Supreme Court weighs in on fiduciary duty in pension fund management

On June 1st, the Supreme Court Ruled in the case Thole vs US Bank N.A., with important implications for pensions that could help shape future retirement investment.

The plaintiffs were James Thole and Sherry Smith, both retirees that were invested in US Banks’ defined benefit retirement plan. They alleged that US Bank violated the Employee Retirement Income Security Act’s (ERISA) fiduciary duties of loyalty and prudence by unwisely investing the plan’s assets and causing the plan approximately $750 million in losses from 2007-2010.

The defendants, US Bank, claimed that neither plaintiff ever experienced a concrete injury because US Bank continued to deliver the Plan’s benefits regularly, even though they had sustained the $750 million loss. Additionally, the defendants maintained that the ERISA duties are “generalized” and “wholly abstract” concerns that shouldn’t be grounds to sue, and that any risk that was created during 2007-2010 went away when the plan became overfunded in the following years.

The Court held in a 5-4 decision in favor of the defendants, saying that “Participants in a defined-benefit retirement plan who are guaranteed a fixed payment each month regardless of the plan’s value or its fiduciaries’ investment decisions lack Article III standing to bring a lawsuit against the fiduciaries under the Employee Retirement Income Security Act of 1974.”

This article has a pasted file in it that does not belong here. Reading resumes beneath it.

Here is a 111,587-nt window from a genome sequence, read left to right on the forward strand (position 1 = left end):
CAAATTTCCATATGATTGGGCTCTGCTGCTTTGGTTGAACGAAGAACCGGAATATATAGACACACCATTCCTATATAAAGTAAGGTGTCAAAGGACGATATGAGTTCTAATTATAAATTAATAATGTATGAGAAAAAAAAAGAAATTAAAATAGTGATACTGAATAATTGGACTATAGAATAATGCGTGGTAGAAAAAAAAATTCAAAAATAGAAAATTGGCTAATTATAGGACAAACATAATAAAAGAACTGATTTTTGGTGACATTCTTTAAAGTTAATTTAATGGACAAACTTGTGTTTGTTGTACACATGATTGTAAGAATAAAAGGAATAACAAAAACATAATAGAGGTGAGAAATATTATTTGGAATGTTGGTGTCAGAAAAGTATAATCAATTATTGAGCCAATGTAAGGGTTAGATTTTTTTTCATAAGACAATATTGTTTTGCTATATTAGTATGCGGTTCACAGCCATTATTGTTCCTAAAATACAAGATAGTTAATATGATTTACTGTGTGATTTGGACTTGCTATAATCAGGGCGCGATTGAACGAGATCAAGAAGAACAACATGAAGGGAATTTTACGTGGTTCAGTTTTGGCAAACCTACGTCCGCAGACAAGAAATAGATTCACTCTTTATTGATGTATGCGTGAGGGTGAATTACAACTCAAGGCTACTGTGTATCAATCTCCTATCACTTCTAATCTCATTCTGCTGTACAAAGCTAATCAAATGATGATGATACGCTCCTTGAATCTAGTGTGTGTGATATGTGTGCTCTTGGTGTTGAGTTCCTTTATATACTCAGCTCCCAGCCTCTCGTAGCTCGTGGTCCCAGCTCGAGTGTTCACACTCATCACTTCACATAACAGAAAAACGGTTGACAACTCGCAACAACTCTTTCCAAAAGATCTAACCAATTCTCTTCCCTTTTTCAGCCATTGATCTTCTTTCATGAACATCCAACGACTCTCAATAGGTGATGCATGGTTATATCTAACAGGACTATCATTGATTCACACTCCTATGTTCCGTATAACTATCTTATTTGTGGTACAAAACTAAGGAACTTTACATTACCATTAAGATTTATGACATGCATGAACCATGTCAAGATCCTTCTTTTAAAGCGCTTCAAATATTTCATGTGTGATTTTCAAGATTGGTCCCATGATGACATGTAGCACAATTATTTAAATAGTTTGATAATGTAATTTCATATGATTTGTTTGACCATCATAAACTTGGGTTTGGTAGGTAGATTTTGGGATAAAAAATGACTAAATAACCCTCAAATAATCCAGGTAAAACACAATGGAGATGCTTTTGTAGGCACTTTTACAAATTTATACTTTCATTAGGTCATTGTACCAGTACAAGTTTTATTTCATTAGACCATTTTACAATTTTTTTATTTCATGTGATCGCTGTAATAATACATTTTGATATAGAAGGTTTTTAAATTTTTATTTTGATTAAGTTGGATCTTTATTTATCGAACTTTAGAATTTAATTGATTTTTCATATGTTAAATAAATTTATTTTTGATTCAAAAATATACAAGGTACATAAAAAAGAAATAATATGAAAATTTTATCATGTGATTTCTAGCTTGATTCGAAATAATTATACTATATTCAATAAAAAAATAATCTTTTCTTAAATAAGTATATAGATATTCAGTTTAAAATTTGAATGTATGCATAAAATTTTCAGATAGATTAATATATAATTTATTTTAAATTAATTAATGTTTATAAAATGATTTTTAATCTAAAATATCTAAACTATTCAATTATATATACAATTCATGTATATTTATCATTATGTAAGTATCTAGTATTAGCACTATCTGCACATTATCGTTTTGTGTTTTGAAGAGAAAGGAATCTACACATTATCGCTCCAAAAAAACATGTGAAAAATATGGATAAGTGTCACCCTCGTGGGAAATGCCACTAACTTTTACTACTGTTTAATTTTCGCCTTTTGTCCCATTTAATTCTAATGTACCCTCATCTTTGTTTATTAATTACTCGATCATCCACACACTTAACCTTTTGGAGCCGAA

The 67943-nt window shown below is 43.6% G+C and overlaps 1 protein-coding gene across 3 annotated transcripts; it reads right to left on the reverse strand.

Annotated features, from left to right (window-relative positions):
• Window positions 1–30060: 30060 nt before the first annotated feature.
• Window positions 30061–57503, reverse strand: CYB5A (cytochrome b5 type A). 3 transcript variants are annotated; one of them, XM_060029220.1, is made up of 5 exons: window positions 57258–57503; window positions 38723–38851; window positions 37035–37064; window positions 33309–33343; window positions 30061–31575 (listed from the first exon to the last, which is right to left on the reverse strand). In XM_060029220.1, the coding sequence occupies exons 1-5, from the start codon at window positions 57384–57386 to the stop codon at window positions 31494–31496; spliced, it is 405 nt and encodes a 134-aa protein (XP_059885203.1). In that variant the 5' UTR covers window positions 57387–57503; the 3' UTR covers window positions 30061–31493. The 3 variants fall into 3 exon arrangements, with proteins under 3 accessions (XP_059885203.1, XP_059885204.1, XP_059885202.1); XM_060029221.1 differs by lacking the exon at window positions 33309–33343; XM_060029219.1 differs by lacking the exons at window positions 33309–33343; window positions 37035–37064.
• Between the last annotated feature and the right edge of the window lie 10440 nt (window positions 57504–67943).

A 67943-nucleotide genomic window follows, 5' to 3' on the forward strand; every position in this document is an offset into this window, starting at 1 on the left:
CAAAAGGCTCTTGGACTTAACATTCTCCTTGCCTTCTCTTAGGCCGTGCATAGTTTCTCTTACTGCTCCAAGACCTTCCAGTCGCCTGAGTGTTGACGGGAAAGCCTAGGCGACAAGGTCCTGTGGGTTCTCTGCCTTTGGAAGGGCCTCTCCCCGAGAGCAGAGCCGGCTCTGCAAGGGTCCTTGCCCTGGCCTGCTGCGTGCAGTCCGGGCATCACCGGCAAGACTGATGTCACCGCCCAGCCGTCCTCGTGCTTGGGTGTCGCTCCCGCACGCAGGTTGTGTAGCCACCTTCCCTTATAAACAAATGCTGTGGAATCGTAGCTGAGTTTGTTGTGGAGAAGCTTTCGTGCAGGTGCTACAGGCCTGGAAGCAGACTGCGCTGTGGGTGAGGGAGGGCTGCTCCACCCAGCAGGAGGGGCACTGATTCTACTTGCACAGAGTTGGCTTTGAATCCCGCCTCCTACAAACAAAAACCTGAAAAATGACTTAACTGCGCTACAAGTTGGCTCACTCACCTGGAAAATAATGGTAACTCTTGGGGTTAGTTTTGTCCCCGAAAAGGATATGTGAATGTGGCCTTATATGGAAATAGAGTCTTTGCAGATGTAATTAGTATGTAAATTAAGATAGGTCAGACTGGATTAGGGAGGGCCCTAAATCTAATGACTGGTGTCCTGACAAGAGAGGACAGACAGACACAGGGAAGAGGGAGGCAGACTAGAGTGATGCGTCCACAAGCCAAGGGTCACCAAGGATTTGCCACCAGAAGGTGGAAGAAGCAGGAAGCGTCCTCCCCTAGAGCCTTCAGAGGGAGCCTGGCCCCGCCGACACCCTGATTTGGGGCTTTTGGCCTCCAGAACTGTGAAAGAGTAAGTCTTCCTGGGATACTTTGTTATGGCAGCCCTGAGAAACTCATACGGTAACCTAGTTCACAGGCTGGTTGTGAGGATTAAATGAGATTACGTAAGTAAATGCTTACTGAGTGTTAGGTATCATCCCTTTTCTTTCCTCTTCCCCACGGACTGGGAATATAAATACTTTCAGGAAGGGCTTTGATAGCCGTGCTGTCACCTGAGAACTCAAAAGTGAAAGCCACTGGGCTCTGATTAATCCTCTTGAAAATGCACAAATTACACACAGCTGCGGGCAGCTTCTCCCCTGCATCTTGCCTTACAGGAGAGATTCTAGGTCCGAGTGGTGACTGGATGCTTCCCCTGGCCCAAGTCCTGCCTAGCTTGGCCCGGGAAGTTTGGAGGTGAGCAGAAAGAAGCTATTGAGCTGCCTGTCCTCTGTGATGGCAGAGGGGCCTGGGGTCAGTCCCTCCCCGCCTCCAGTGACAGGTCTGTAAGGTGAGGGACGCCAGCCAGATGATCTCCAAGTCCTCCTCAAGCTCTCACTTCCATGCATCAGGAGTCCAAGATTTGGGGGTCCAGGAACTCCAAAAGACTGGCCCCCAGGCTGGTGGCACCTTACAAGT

This ruling is very timely because the COVID-19 pandemic caused a large-scale economic downturn that could create the basis for similar suits. The ruling in this case is decisive and defined, in particular about what kind of plan can sue under ERISA’s fiduciary duties. Because of the defined nature of the ruling, future cases about ERISA and the Third Article will be fewer and farther between and much more limited in scope. This is partly because more cases will now be decided at lower levels due the precedent this case provides.

More broadly, the ruling in Thole vs US Bank N.A. has serious implications for pensions. New uncertainty surrounding the financial situation of current retirees could influence their decisions about how to retire. Regarding defined benefit pension plans, like the ones Thole and Smith were receiving benefits from, this ruling seemingly allows for heavy losses that could potentially permanently damage the plan, or even push it into closure. Future reform could help curb or eliminate the worry this ruling causes, but for the time being uncertainty and a lack of accountability prevails.